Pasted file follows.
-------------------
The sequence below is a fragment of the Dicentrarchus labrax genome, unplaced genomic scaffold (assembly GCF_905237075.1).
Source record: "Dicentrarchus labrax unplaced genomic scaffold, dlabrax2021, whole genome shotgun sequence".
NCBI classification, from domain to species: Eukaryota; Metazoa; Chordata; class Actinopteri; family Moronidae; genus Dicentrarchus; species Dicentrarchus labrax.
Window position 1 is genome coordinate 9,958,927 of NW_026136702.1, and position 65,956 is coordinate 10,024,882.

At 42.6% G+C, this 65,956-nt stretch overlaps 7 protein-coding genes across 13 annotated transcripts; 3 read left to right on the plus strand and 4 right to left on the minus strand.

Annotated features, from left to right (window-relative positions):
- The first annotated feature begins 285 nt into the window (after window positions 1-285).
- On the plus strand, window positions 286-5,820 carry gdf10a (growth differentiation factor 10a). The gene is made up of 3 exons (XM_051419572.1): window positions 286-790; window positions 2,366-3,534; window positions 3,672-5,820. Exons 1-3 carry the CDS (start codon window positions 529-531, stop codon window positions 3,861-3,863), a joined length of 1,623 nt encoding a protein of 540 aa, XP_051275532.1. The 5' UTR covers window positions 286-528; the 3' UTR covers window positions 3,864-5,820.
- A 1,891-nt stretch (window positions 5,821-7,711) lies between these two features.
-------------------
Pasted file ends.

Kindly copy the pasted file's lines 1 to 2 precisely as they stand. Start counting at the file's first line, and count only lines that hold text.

The sequence below is a fragment of the Dicentrarchus labrax genome, unplaced genomic scaffold (assembly GCF_905237075.1).
Source record: "Dicentrarchus labrax unplaced genomic scaffold, dlabrax2021, whole genome shotgun sequence".